December 20, 2012

The Last Three Days

Have you ever noticed that whenever you sit down to write a blog, you end up just watching Seinfeld until you fall asleep? I mean, what's the deal with that?!

Let's do some catch-up:

A few days ago I said I was amazed that I hadn't gotten sick since arriving in Japan. I was extra careful to knock on wood, but apparently that's not a thing in Japan, so when I woke up Monday, I was a bit under the weather. 'Twas a day of reading and staying bundled up until I met up with Kelly and Yurika to see The Hobbit.


That was Monday! It was good to have a restful day though as Tuesday I was planning on waking up early to head to Nikko with Lizzy (86).

Another World Heritage Site
It was a 2 hour train ride directly North of Tokyo and when we arrived, the air was cool and the mountains in the distance were covered in snow. Really a beautiful sight, but my camera battery was dead so all I could manage were some iPhone shots:

Big fan of this demonic elephant
Child proofing the temple
We caught a little snow
It appears this creature is scratching his butt up against the wall.

Hear no evil, Speak no evil, See no evil

Apparently there's a pagoda in this building. I appreciate their attempt to disguise the surrounding structure.
Nikko is a fantastic day trip from Tokyo as it's two hours away, a welcomed departure from the busy city, and seems to have just enough Temples and shops to keep a person busy for a few hours. We dined on some fantastic Indian food, poked our head in a few temples and shrines, sampled some sweets and tea, and then went back to Tokyo. It was my first time seeing snow in Japan as well, and while it was sparse, I got visions of the red shrines poking through blankets of white; must be gorgeous.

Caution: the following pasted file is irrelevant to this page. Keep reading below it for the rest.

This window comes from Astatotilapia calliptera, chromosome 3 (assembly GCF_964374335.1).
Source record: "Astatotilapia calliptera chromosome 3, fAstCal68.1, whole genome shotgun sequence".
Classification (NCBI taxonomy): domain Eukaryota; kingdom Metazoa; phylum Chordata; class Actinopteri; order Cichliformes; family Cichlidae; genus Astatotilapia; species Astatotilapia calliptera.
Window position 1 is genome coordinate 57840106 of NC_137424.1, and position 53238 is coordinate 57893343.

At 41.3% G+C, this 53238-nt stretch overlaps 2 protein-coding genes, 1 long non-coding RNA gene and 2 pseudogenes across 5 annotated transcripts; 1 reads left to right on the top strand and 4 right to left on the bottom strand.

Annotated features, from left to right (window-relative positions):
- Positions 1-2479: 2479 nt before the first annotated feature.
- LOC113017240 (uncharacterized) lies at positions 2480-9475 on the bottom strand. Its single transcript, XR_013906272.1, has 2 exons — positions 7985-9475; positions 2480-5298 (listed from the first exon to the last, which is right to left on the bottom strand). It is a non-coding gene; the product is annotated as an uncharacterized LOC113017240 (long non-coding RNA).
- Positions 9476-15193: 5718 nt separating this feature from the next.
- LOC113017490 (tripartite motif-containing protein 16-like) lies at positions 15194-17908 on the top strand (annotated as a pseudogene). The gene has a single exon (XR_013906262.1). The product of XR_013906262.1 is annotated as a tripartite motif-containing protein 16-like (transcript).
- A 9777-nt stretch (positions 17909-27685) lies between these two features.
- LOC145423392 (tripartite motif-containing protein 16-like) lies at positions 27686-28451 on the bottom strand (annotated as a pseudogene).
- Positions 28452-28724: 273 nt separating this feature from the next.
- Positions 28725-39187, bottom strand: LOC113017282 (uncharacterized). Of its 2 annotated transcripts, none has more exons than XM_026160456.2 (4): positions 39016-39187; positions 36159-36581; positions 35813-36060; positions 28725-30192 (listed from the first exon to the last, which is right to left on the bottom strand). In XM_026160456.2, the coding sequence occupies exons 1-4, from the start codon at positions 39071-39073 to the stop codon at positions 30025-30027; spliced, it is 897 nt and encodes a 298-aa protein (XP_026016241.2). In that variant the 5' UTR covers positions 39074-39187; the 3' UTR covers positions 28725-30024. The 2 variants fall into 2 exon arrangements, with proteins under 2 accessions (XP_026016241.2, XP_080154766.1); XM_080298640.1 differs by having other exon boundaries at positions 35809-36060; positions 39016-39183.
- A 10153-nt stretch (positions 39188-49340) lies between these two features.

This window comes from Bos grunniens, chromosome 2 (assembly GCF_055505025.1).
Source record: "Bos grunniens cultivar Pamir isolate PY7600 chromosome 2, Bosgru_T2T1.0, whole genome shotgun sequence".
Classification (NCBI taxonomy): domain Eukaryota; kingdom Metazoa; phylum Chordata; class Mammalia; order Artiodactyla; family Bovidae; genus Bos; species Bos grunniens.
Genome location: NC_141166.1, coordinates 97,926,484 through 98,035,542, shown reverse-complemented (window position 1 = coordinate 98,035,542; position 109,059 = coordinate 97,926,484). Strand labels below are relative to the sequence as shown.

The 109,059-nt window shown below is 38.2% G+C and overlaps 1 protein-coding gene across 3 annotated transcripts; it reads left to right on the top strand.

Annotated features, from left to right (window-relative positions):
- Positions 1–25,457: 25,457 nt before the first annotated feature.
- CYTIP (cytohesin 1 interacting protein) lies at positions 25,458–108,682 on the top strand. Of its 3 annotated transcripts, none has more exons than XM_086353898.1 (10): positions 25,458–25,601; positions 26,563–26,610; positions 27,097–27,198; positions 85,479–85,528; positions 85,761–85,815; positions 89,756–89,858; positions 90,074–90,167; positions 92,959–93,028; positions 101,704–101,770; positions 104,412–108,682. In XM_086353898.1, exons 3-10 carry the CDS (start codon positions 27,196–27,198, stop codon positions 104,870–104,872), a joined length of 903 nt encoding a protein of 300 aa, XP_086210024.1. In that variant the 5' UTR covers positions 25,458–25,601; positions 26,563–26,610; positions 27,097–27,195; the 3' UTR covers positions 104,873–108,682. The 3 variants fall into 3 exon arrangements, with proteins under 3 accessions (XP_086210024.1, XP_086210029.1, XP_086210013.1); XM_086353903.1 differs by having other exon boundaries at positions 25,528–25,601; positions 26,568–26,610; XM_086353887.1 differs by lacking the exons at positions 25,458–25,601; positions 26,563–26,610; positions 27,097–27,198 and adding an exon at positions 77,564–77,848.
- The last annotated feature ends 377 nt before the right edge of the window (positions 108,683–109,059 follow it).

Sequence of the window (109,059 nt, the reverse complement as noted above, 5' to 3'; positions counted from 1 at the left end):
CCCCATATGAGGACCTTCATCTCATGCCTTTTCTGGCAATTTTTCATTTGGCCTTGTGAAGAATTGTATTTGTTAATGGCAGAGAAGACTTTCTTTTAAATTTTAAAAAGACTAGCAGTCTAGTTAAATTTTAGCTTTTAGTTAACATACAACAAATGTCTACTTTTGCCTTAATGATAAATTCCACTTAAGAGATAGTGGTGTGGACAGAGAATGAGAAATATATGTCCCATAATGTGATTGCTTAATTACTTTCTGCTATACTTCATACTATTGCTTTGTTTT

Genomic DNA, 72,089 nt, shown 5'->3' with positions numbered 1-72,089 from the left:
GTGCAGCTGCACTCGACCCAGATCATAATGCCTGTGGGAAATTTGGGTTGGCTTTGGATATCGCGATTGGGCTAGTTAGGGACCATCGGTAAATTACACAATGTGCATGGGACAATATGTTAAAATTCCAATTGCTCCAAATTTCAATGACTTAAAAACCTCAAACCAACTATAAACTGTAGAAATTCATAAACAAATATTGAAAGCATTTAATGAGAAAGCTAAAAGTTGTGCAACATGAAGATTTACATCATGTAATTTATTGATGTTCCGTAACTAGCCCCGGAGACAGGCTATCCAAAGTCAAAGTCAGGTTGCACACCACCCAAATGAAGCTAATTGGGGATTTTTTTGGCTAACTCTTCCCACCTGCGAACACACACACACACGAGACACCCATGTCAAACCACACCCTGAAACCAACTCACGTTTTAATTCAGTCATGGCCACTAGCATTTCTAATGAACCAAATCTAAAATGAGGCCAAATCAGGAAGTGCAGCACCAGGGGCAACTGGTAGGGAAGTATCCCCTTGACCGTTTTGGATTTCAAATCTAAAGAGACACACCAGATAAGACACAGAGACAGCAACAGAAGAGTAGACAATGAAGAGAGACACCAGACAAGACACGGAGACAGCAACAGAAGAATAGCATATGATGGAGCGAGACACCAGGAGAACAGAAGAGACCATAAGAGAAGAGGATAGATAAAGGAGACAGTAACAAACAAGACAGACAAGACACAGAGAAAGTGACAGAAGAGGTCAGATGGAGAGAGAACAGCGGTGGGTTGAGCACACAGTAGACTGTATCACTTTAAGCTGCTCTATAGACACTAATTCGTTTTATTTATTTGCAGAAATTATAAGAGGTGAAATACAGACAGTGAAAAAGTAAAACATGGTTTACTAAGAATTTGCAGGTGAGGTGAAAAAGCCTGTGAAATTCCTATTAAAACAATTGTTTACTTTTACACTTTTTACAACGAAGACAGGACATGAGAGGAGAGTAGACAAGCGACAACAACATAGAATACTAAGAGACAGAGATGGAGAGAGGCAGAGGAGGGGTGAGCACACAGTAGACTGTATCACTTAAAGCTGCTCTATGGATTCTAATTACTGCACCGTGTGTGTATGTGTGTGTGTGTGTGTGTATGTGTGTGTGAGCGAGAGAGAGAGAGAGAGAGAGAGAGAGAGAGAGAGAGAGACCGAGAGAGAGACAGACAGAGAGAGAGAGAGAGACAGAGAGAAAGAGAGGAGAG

Yesterday was another goal annihilating day as I went to Tsukiji Fish Market (38), walked the Rainbow Bridge (77), and attempted cartography (82).

The highlight of Tsukiji is the tuna auction that happens every morning at 5:30am. I've been told by many that while the hour is brutal, it is justified by how fun it is to see the hundred of Japanese chefs survey the daily catches and place their bids. Unfortunately the holiday season is so busy that they close the auction to tourists from December 1st-mid January. Unfortunate for some, but it gave me a great excuse to not wake up at 4:30am! Also, what does a few tons of tuna smell like? I had no interest in finding out.

I arrived about 90 minutes before closing but found that most of the shops had already shut down. There was not much hustle or bustle, but it was none the less interesting to wander the aisles. I couldn't help but think of Comic-con exhibit hall. Sadly, the Tsukiji Fish Market smells better than Comic-con...

I didn't see the 5:30am auction nor did I eat any fish; it was exactly what you'd expect from me going to a fish market! I would be interested to go back when there is more excitement, but maybe I'll save that for a day when I actually like fish.

From the market it was a short train ride to the entrance to the Rainbow Bridge which connects Tokyo to Odaiba. I was going to walk it a few nights ago but was informed it closes at 6pm in the winters due to winds and the cold temperatures. Daytime it was!

The entrance
I had imagined something more romantic
What views! I think...
Tokyo Tower in the distance
Feeling the winds!
I love getting blown
I made it!
Crossing under the bridge to the South side
Spotted my cartography goal!